I'm a Hitchcock fan, and does anyone notice how Cary Grant is in A LOT of Hitchcock's films. I also saw this other movie called "Charade" (sp?) last Friday. Great movie. You should see it. All about espiange and counter-intelligence. Well sorta. You understand when you see it.
Yeah, Hitchcock did use Cary Grant quite a bit. It was nothing on the level of Ford's work with Fonda and Wayne, but quite a few films. The ones I can think of are Notorious, To Catch a Thief, North by Northwest...hmm, I know there are more, but that's all I can think of. I kind of think Jimmy Stewart was a better collaborator for Hitchcock, though, because of they way he played with his nice guy image...what do you think?
Howard Hawks, on the other hand...Cary Grant was perfect for him, I think.
Kumba, my friend...favorite Hitchcock film? Favorite Cary Grant film?
I have to go with Strangers on a Train for Hitch, and Bringing Up Baby for Cary...what do you think?
oOo, that's a hard one. For hitch, it's a tie between Marnie and Strangers on a Train. For Cary, North by Northwest, although i've only seen cary in a few films so far, but i think he is very talented. Movies from the past have much better acting because the films had to rely on story telling instead of special effects, which many movies are plauged with today. In fact, just today I watched The Core, and it had TERRIBLE acting. That movie was flawwed from the beginning anyway from its association with armegeddon.
Hmm...another Strangers on a Train fan...you don't run into too many of those...though I seem to recall some other people on the board mentioning it as well. How about a little in-depth conversation on that? Anyone up for it?
Yeah, sure. I rented the dvd of it, and apparently on the B-side of the dvd, there was the alternate British version. I watched the American version but never did see the British one. I read on the back of the dvd case that the british one shows off the homosexuality of that crazy dude, and also said it was more suspensful or something. Seen it?
Originally posted by Renderking Fisk Folks, you need to get a copy of "For Whom the Bell Tolls".
Ren, wasn't Coop was in that one? And I thought it was directed by...was it Vidor? Hawks? Nah, who was it? I know it wasn't Hitch...or Ford, for that matter. Um...Sam Wood! That's who it was! Started during the silent era, as I recall, did a couple of the better Marx Brothers picture, and some great studio era classics, including Goodbye, Mr. Chips, some of Gone With the Wind, and my personal favorite baseball movie, Pride of the Yankees, starring Coop once again.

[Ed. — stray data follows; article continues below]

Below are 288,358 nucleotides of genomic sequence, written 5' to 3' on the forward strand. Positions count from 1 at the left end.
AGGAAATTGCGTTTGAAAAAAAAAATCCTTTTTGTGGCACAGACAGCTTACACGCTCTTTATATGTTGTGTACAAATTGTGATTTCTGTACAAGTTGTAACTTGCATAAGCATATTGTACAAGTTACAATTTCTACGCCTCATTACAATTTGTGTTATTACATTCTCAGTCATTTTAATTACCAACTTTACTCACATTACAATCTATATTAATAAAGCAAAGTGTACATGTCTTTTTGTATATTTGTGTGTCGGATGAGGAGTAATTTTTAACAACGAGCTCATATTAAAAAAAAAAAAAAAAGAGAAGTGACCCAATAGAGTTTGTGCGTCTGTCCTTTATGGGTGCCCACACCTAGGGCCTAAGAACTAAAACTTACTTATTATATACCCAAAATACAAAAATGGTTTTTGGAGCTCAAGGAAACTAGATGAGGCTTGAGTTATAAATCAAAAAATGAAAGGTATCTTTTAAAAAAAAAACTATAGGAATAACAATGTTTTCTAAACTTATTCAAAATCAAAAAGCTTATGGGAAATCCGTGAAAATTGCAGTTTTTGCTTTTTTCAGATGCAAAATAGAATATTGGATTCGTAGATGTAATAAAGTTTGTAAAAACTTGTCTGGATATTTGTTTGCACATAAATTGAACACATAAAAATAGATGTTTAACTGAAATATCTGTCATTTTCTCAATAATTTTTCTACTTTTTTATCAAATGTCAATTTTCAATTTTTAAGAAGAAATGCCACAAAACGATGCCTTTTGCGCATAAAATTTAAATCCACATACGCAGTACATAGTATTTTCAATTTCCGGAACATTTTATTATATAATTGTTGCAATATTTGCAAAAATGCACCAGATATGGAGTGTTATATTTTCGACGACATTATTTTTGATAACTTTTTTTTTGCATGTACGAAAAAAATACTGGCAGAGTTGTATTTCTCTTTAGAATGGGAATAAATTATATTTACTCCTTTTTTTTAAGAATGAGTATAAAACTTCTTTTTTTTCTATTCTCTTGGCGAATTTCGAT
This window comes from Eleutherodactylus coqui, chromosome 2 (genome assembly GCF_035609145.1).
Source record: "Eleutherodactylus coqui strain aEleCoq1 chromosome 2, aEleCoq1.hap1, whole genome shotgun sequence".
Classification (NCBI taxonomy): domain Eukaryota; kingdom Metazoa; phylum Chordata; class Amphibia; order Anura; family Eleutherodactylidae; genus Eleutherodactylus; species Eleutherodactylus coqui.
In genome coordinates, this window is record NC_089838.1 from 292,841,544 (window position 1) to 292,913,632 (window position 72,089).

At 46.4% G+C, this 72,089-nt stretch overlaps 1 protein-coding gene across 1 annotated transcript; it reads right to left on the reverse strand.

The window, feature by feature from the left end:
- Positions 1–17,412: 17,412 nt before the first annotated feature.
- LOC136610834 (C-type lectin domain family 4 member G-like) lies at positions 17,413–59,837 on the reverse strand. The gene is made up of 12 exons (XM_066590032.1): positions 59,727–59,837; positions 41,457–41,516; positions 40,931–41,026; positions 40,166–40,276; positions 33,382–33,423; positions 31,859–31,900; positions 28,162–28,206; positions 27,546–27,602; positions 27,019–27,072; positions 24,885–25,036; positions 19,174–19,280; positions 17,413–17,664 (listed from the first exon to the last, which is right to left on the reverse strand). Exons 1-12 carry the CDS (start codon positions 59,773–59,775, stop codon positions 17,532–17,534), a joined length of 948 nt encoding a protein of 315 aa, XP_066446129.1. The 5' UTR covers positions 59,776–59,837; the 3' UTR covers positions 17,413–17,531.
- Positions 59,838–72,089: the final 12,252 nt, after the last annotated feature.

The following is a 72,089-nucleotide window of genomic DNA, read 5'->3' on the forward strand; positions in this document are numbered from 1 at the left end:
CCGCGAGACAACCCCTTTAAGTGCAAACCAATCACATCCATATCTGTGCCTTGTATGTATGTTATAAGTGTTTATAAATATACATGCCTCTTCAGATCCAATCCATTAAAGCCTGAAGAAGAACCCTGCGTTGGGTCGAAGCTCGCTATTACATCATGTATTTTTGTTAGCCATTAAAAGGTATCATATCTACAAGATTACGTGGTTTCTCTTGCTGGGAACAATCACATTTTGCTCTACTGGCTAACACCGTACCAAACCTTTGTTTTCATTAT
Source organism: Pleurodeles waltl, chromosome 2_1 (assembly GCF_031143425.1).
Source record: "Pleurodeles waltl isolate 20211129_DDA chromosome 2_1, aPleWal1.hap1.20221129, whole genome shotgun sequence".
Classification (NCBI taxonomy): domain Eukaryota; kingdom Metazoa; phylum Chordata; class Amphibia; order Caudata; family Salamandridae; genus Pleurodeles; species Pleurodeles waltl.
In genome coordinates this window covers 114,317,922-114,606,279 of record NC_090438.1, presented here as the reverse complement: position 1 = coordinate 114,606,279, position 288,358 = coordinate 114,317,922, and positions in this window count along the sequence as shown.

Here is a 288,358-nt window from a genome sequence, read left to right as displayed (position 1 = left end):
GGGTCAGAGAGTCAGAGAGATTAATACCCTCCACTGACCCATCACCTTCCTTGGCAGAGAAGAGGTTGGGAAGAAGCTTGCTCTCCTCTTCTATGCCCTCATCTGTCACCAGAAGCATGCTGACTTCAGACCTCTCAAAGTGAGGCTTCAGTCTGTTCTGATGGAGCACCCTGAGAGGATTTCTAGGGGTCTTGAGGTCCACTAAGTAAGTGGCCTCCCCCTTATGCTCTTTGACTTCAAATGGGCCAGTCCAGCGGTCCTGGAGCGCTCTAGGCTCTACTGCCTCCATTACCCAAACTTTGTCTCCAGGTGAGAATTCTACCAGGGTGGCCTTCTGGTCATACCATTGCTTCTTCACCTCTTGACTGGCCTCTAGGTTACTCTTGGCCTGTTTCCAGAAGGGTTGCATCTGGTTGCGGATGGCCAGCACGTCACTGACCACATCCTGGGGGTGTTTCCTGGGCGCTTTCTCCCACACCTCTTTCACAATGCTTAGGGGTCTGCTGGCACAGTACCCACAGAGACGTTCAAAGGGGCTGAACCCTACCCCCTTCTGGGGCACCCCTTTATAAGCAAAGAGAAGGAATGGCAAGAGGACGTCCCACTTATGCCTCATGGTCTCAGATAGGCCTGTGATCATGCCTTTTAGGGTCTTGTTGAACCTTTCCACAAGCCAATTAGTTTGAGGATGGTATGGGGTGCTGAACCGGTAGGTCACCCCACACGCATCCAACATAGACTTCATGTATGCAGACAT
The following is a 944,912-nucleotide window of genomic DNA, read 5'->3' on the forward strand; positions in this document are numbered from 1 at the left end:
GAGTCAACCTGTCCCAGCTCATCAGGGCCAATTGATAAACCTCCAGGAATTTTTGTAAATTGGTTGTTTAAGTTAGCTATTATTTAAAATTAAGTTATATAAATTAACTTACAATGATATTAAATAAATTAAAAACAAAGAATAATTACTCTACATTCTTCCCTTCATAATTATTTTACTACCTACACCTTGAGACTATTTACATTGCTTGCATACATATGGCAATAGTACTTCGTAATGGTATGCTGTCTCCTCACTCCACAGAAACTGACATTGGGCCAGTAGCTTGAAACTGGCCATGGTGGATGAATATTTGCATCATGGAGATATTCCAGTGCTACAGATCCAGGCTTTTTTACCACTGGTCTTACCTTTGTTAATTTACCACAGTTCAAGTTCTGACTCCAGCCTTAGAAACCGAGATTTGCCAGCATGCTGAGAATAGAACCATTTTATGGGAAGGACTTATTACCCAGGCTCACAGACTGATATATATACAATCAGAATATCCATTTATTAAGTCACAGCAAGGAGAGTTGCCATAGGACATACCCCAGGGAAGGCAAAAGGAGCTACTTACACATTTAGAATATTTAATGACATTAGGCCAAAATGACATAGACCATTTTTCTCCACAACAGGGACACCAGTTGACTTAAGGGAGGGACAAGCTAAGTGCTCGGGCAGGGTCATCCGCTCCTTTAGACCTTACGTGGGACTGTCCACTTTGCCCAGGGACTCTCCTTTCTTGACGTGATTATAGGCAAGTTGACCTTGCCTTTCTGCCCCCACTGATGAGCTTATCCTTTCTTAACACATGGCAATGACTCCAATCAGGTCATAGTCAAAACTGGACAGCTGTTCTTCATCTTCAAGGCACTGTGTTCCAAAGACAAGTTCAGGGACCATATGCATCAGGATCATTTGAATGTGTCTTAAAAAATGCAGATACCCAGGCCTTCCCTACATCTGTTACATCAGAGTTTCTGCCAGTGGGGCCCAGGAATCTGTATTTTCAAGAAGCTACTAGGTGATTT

Sorry, I digress. Why do we need to get a copy of "For Whom the Bell Tolls"? Or do you mean the book? I have a copy of that, haven't gotten around to reading it yet though.
. . . . there may not be a Great American Novel, but I'd go to the mat arguing that Robert Jordan in 'For Whom The Bell Tolls' is the Great American Hero. I know that sounds really, really, lame, but he is one stoic, principled, can-do, hombre.
As for Hitchkock and Cary Grant, I watch 'North by Northwest strictly for the blond -- and Cary Grant's suit, which puts in one of the all-time great performances by a garment in a supporting role.
Originally posted by Kumba I also saw this other movie called "Charade" (sp?) last Friday. Great movie. You should see it. All about espiange and counter-intelligence. Well sorta. You understand when you see it.
Oh, I love that one. It's really Hitchcock-esque. And I don't know any other movie with so many great twists.
It's a shame that the DVD has the poorest quality of any disc I've ever seen (Full Scree, grainy, etc...). But nevertheless it'sone of my favourite movies, and it has Audrey Hepburn!
This is a stupid point but it's always rankled me.
In the novel, my recollection is that Robert Jordan wore rope soled sandals like the rest of the peasants. Why an American demolitions expert would go out into the field with shoes like that (but otherwise dressed as an American) never made sense to me.